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Paisley On Paisley

Ian Paisley sporting the beret of the Ulster Resistance, a British terrorist faction he helped found in 1986 before resigning its leadership some years later
Ian Paisley sporting the beret of the Ulster Resistance, a British terrorist faction he helped found in 1986 before resigning its leadership some years later

In a series of interviews recorded for television broadcast the reverend Ian Paisley, the former leader of the DUP and populist demagogue of the British Unionist minority in the north-east of Ireland, has admitted that the civil rights movement of the late 1960s was right in protesting the unfair treatment of the Irish Nationalist community under the old Unionist regime at Stormont. From the London Independent newspaper:

“During more than 40 hours of interviews to be broadcast by the BBC, the 87-year-old agreed that the then unionist government was unfair and unjust in refusing to grant the central civil rights demand of one man-one vote.

“The whole system was wrong,” he declared in his interviews. “It wasn’t one man-one vote. A fair government is that every man has the same power to vote for what he wants.”

The former firebrand said that the political system in Northern Ireland in the 1960s “was not acceptable, not acceptable at all”.

Dr Paisley added: “Those that put their hands to that have to carry some of the blunt and blame for what has happened in our country.

“If you vote down democracy you’re responsible for bringing in anarchy. And they brought in anarchy and they set family against family and friend against friend. It was bad for everybody.”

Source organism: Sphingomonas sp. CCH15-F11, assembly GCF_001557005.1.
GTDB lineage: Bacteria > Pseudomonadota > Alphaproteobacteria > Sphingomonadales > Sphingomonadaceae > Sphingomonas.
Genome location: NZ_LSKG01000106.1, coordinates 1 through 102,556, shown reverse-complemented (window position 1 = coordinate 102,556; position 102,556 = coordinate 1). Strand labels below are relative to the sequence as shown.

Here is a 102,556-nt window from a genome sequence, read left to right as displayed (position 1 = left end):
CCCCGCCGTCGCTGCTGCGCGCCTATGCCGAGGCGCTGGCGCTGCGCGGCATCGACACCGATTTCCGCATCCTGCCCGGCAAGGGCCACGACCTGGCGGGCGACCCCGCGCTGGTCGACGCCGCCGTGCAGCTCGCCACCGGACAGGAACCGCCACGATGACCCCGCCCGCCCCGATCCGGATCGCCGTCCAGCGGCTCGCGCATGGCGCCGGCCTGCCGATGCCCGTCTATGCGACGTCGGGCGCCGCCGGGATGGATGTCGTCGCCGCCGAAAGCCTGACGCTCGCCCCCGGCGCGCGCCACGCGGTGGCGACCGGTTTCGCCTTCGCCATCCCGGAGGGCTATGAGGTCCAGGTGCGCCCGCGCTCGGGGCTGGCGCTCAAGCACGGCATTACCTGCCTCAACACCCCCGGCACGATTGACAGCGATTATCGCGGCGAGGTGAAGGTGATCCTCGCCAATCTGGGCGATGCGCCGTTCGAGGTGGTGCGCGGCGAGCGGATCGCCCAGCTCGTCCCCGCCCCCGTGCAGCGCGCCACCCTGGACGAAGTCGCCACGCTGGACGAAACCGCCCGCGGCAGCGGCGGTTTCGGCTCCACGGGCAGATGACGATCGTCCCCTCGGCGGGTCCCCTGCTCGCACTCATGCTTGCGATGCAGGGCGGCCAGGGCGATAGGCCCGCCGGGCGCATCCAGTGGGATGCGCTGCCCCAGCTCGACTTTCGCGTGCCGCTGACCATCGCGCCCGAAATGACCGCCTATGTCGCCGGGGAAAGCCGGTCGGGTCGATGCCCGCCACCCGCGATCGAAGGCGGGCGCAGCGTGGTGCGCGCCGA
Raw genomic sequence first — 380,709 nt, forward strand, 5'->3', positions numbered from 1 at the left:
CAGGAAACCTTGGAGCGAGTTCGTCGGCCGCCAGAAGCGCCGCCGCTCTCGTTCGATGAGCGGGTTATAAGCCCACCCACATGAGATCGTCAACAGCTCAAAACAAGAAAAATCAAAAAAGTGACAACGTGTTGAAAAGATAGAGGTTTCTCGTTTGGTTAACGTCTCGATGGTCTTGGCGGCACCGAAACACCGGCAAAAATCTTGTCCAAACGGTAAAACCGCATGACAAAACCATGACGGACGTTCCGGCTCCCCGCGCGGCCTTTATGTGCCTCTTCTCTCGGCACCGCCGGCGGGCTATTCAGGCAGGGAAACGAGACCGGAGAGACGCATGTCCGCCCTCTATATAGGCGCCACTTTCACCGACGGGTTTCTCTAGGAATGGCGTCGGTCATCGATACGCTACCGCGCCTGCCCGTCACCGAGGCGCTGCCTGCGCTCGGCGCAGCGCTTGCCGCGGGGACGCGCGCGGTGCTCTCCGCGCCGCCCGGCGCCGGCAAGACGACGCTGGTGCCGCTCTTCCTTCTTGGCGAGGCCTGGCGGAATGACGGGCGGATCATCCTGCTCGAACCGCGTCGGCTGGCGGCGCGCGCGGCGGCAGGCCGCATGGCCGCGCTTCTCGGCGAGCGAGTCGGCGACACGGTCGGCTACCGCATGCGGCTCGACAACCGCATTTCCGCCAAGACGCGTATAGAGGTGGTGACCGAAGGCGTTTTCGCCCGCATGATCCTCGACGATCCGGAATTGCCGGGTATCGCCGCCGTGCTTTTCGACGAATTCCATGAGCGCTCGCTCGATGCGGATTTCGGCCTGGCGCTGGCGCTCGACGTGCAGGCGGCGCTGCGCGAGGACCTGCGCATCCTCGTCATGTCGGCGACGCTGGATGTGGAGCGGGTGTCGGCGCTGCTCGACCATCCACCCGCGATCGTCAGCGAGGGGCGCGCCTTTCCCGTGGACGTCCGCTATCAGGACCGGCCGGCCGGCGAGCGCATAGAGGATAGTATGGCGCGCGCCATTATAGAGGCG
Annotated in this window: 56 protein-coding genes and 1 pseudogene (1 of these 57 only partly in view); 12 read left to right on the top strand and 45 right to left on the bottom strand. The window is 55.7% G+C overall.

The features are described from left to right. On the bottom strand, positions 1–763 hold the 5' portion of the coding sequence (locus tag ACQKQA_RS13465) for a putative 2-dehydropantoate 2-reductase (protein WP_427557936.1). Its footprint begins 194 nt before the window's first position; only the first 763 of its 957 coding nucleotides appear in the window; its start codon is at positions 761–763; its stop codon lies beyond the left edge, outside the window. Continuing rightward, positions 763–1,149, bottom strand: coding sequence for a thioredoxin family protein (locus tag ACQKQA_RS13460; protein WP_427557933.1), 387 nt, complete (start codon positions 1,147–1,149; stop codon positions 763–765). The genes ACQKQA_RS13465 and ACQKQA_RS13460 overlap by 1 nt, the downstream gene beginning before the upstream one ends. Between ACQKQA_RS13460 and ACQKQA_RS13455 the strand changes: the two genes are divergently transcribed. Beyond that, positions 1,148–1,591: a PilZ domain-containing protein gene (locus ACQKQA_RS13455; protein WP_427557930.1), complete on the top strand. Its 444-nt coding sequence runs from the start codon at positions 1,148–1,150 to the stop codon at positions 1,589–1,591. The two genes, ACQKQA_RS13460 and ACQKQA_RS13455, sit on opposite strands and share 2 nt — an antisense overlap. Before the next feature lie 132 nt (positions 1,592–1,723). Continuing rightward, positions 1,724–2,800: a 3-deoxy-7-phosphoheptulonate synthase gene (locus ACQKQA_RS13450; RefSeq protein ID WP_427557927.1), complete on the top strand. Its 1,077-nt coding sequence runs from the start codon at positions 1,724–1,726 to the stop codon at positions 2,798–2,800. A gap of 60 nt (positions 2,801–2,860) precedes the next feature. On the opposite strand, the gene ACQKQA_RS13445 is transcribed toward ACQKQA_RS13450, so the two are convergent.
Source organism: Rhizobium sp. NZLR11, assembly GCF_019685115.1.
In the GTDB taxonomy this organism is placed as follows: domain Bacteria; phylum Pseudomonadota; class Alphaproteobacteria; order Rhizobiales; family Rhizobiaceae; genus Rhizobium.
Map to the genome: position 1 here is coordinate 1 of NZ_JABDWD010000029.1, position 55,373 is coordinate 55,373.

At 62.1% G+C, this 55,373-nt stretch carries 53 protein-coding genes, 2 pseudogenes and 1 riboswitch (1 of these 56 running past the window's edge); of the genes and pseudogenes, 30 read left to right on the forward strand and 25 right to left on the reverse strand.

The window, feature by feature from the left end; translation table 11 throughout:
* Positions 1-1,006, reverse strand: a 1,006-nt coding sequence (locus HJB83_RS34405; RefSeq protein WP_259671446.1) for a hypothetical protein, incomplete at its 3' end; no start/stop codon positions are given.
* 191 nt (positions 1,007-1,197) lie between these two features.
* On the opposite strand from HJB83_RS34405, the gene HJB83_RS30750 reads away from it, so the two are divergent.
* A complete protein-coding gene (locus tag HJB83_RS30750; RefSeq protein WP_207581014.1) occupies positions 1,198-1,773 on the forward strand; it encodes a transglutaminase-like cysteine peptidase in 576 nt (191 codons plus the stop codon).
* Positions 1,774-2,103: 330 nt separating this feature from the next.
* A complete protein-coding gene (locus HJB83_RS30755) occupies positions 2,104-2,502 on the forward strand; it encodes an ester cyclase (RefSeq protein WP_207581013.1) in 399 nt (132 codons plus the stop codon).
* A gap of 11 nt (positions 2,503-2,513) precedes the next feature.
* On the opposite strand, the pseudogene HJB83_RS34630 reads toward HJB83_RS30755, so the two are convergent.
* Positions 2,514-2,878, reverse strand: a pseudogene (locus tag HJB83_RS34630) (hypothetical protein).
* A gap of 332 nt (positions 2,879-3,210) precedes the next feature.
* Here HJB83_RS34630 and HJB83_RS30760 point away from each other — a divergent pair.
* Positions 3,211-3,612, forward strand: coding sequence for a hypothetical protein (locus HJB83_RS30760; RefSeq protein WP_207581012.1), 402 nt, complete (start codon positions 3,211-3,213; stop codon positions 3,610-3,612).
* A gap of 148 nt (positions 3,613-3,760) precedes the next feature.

He insisted however that none of this justified the violence of the Troubles…”

However the Irish Independent reports that:

“IAN Paisley has effectively accused the then Irish government of provoking the 1974 Dublin and Monaghan bombings, which claimed the lives of 33 people.

The 87-year-old former Democratic Unionist Party leader declared: “They brought that on themselves” as he revisited the standout moments of his political career for a new documentary on his life.

He said he had been very much shocked by the bombings, which are still the subject of controversy. However, he then continued: “But I mean who brought that on them? — themselves.

“It was their own political leaders, who they had endorsed in their attitude to Northern Ireland. At that time the attitude of the southern government was ridiculous.””

Which begs the obvious point. If one is willing to argue that the government and people of Ireland brought upon themselves the state-sponsored terrorist attacks on Dublin and Monaghan in the 1970s then equally the authoritarian Unionist regime in Belfast and the allied British government in London brought upon themselves the armed struggle that arose from the suppression of the civil rights movement in the 1960s. Indeed, one can go further and argue that the adamant refusal of the “British”, both in Ireland and Britain, to accept the democratic wishes of the majority of the people living on the island nation of Ireland in the 1900s was in fact the cause of all the violence that we have witnessed over the last nine decades.

Ian Paisley leading a parade of British extremists in 1974, seven days after British terrorists carried out a series of car-bomb attacks that killed and maimed scores of people
Ian Paisley leading a parade of British extremists in 1974, seven days after British terrorists carried out a series of car-bomb attacks that killed and maimed scores of people

6 comments on “Paisley On Paisley

  1. Munsterman